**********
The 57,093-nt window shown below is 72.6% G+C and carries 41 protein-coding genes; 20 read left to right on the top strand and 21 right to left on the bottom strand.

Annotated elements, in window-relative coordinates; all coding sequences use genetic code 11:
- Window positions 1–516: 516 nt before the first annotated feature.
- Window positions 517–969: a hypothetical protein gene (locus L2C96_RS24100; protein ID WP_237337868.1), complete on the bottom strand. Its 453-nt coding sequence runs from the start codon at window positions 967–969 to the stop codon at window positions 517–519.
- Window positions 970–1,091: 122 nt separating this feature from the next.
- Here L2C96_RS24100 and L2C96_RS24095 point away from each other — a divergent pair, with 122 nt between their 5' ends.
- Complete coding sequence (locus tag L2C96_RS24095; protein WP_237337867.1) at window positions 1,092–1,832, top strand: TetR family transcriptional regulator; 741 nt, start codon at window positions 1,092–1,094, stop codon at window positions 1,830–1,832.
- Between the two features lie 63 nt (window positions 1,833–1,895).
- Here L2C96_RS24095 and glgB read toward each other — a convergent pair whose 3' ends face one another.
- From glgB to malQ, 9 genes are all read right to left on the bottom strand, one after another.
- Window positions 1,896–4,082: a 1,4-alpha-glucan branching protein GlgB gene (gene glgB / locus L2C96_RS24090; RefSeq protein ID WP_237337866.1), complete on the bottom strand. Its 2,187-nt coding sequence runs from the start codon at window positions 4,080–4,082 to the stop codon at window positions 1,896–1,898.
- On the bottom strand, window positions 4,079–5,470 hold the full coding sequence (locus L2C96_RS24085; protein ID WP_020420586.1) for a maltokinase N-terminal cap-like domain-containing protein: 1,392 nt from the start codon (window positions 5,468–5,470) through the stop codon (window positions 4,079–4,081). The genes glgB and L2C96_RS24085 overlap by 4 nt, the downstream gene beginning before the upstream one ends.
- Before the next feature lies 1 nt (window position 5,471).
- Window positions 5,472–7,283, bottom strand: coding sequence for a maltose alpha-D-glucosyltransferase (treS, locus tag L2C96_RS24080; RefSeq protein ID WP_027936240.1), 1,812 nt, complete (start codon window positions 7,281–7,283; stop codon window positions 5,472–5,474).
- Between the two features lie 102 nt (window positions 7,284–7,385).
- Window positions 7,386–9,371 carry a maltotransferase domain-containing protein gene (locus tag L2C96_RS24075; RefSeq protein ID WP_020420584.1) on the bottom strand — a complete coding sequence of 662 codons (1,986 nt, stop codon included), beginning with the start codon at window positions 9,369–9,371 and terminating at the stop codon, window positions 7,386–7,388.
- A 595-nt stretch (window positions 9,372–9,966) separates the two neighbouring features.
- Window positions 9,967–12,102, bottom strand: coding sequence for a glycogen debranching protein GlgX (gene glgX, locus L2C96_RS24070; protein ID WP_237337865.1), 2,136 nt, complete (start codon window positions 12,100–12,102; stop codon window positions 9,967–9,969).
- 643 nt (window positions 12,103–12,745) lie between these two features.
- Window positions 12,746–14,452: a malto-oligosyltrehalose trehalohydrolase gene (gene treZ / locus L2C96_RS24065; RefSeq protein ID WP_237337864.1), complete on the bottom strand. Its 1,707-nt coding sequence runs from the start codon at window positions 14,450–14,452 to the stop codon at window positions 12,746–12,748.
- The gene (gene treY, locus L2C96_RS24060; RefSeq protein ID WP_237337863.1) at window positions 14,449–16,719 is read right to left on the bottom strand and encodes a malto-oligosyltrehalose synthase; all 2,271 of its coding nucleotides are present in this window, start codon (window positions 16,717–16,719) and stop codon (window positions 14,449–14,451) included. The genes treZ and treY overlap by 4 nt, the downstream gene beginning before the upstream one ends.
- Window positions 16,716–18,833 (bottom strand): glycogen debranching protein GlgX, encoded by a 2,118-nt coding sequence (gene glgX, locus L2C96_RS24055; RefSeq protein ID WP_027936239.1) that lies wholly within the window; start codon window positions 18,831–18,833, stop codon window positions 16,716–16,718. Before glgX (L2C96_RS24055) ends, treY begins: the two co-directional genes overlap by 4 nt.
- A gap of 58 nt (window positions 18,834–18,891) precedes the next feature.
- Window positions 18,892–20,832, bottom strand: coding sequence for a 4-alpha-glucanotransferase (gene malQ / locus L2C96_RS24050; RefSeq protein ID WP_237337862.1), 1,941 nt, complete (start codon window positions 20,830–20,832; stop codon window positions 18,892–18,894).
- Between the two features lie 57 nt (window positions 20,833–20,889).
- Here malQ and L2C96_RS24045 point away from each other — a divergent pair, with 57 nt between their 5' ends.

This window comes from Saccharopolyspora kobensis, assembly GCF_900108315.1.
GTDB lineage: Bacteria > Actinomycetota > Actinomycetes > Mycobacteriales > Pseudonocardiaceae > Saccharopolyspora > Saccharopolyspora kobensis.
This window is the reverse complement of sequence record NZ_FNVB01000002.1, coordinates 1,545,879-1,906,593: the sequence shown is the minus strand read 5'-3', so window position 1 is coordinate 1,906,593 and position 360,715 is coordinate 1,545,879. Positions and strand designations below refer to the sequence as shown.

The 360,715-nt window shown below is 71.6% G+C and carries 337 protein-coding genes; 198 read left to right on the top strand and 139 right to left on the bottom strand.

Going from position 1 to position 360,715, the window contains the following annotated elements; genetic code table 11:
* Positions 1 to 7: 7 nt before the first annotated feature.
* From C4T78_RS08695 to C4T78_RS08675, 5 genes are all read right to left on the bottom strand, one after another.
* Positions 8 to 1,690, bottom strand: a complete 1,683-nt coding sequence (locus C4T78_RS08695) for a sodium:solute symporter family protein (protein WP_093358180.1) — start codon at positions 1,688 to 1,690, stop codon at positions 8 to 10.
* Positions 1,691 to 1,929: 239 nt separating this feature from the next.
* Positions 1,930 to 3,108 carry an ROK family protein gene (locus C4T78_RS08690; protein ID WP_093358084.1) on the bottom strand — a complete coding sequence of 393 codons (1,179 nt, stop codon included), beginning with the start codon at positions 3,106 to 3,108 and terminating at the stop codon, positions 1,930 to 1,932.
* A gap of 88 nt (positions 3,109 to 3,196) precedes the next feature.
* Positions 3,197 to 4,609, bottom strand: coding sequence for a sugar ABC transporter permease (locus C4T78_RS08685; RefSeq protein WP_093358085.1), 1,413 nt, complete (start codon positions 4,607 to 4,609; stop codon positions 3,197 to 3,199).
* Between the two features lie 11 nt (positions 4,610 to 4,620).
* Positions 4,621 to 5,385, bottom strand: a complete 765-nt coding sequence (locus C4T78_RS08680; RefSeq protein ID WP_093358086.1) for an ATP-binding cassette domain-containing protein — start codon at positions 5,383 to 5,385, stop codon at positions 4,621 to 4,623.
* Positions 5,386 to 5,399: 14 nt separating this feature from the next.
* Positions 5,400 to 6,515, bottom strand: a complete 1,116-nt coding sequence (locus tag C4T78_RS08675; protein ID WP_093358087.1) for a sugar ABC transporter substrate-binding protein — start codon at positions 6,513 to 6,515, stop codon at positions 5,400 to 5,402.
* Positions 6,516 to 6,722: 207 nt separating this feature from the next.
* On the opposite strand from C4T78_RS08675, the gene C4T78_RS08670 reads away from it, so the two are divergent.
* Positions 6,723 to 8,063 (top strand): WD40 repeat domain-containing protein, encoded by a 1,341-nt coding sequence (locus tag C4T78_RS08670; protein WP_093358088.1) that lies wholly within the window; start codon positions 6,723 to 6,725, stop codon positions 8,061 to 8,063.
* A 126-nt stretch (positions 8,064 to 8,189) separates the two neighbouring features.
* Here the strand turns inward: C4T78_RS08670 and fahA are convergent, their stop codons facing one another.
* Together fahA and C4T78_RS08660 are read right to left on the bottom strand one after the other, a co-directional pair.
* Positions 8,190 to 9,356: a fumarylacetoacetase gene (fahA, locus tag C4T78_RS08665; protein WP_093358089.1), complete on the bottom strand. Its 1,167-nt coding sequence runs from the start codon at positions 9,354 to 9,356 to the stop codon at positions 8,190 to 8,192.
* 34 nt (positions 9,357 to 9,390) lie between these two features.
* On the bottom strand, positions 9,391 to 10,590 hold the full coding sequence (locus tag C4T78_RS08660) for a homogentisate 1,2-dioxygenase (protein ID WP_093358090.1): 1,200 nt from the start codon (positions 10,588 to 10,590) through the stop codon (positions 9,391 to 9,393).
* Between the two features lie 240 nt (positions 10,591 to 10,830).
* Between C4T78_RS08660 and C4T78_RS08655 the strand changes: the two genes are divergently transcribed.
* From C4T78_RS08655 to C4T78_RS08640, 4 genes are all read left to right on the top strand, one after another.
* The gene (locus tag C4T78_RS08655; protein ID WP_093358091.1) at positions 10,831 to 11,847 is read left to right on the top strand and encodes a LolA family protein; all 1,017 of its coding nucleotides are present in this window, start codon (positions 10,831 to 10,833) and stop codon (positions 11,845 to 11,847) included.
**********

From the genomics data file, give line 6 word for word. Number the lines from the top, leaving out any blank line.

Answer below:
- Here L2C96_RS24100 and L2C96_RS24095 point away from each other — a divergent pair, with 122 nt between their 5' ends.